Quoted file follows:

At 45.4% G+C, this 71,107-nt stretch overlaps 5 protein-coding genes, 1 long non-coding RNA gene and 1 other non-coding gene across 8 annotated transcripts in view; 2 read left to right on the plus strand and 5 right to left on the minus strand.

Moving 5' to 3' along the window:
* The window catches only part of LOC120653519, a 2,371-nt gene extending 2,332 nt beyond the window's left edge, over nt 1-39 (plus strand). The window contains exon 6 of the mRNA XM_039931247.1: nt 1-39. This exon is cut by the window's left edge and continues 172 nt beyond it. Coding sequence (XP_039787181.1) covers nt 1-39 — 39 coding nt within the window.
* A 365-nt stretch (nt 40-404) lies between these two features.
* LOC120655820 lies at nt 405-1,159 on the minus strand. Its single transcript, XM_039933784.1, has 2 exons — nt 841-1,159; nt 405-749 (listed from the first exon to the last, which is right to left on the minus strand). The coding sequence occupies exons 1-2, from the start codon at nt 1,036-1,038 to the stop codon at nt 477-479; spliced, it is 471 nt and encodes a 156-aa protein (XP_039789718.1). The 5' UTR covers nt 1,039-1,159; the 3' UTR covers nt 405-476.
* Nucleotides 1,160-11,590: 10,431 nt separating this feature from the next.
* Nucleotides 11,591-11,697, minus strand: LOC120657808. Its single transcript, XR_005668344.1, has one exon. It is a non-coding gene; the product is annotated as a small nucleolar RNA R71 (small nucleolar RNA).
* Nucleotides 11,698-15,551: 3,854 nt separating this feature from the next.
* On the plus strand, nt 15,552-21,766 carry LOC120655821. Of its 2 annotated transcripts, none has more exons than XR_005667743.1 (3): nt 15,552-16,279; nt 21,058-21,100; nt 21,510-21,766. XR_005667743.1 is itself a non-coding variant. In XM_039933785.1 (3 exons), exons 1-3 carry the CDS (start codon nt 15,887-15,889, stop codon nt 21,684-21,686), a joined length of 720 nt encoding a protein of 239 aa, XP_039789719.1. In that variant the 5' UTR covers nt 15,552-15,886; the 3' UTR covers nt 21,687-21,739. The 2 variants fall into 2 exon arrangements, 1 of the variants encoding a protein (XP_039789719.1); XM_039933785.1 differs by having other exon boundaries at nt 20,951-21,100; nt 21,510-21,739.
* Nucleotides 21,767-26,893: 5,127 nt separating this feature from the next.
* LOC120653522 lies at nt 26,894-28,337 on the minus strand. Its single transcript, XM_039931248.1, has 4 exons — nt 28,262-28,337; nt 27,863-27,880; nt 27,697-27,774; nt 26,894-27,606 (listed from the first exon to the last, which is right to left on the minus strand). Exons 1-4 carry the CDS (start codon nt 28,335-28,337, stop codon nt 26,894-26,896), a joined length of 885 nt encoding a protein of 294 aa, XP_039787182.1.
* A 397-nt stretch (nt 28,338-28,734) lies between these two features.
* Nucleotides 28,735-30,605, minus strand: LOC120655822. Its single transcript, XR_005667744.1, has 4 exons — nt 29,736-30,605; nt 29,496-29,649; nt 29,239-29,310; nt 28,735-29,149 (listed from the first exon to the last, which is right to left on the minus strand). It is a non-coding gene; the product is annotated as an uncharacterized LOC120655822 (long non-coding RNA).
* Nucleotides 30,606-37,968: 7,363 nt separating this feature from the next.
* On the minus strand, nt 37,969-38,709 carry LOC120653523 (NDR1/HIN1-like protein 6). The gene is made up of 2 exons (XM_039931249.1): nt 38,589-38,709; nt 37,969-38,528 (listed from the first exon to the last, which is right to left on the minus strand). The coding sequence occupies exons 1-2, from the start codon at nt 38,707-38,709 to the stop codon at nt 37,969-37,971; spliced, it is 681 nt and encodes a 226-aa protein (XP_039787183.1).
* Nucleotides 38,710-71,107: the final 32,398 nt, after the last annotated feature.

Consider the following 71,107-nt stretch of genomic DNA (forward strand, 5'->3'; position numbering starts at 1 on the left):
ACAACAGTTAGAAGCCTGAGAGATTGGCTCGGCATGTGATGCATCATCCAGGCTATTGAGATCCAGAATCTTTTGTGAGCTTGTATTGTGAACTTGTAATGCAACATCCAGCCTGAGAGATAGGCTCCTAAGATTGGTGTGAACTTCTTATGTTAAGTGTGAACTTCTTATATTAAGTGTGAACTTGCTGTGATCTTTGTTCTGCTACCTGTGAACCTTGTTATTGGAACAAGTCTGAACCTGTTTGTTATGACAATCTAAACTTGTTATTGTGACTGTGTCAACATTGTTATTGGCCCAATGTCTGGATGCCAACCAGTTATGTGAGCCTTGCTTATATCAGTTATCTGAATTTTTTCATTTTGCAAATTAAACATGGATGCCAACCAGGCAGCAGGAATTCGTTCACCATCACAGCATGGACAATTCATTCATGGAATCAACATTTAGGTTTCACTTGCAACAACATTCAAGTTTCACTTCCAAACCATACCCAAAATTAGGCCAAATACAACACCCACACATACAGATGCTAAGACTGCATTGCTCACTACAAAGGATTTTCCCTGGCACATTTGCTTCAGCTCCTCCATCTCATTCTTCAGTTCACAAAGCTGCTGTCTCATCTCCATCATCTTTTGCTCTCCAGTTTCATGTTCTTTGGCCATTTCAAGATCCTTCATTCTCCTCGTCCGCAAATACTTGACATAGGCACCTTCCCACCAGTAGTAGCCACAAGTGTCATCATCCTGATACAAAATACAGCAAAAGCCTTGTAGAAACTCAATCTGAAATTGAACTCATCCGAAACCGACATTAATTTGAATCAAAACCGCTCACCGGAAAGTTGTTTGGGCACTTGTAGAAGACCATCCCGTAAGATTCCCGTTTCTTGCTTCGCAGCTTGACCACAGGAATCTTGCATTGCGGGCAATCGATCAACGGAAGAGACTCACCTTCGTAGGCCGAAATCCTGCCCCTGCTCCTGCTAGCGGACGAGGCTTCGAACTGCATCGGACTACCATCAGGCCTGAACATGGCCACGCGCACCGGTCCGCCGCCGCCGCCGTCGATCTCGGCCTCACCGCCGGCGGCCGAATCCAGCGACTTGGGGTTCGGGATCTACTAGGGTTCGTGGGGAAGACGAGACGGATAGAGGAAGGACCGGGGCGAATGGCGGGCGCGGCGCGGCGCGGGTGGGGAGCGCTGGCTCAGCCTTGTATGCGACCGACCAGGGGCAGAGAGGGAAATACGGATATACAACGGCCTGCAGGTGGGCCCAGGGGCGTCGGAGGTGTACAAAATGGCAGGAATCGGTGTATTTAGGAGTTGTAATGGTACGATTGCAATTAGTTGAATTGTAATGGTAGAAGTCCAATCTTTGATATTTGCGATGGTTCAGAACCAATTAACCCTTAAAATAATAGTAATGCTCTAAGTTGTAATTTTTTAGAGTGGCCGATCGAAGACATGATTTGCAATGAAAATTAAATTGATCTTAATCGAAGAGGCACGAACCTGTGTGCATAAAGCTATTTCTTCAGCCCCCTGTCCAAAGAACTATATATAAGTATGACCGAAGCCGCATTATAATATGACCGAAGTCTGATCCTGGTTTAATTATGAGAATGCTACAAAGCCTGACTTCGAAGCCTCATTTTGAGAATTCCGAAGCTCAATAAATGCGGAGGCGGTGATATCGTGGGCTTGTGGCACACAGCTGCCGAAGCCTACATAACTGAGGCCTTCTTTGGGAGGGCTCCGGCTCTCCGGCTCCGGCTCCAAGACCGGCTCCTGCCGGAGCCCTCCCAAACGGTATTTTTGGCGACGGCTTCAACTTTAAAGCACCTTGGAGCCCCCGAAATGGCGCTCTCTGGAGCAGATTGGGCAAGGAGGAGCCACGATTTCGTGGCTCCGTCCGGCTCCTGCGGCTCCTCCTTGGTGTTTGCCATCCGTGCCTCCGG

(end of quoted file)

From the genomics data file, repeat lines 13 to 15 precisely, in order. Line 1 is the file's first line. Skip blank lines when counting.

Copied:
* Nucleotides 28,735-30,605, minus strand: LOC120655822. Its single transcript, XR_005667744.1, has 4 exons — nt 29,736-30,605; nt 29,496-29,649; nt 29,239-29,310; nt 28,735-29,149 (listed from the first exon to the last, which is right to left on the minus strand). It is a non-coding gene; the product is annotated as an uncharacterized LOC120655822 (long non-coding RNA).
* Nucleotides 30,606-37,968: 7,363 nt separating this feature from the next.
* On the minus strand, nt 37,969-38,709 carry LOC120653523 (NDR1/HIN1-like protein 6). The gene is made up of 2 exons (XM_039931249.1): nt 38,589-38,709; nt 37,969-38,528 (listed from the first exon to the last, which is right to left on the minus strand). The coding sequence occupies exons 1-2, from the start codon at nt 38,707-38,709 to the stop codon at nt 37,969-37,971; spliced, it is 681 nt and encodes a 226-aa protein (XP_039787183.1).